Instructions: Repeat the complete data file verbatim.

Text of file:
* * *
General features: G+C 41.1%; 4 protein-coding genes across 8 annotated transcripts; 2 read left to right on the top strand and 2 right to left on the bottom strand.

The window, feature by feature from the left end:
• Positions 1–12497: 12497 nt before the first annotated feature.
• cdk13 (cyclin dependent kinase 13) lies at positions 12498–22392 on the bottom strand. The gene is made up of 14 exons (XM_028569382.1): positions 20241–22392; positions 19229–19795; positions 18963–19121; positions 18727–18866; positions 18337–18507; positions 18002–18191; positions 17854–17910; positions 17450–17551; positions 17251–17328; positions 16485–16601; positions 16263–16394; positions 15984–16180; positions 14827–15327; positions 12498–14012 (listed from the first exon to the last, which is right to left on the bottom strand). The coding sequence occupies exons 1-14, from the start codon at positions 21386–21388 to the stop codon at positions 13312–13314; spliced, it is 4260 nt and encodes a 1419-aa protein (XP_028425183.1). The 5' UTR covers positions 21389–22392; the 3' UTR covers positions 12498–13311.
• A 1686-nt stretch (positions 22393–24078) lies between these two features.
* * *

General features: G+C 41.1%; 4 protein-coding genes across 8 annotated transcripts; 2 read left to right on the top strand and 2 right to left on the bottom strand.

The window, feature by feature from the left end:
• Positions 1–12497: 12497 nt before the first annotated feature.
• cdk13 (cyclin dependent kinase 13) lies at positions 12498–22392 on the bottom strand. The gene is made up of 14 exons (XM_028569382.1): positions 20241–22392; positions 19229–19795; positions 18963–19121; positions 18727–18866; positions 18337–18507; positions 18002–18191; positions 17854–17910; positions 17450–17551; positions 17251–17328; positions 16485–16601; positions 16263–16394; positions 15984–16180; positions 14827–15327; positions 12498–14012 (listed from the first exon to the last, which is right to left on the bottom strand). The coding sequence occupies exons 1-14, from the start codon at positions 21386–21388 to the stop codon at positions 13312–13314; spliced, it is 4260 nt and encodes a 1419-aa protein (XP_028425183.1). The 5' UTR covers positions 21389–22392; the 3' UTR covers positions 12498–13311.
• A 1686-nt stretch (positions 22393–24078) lies between these two features.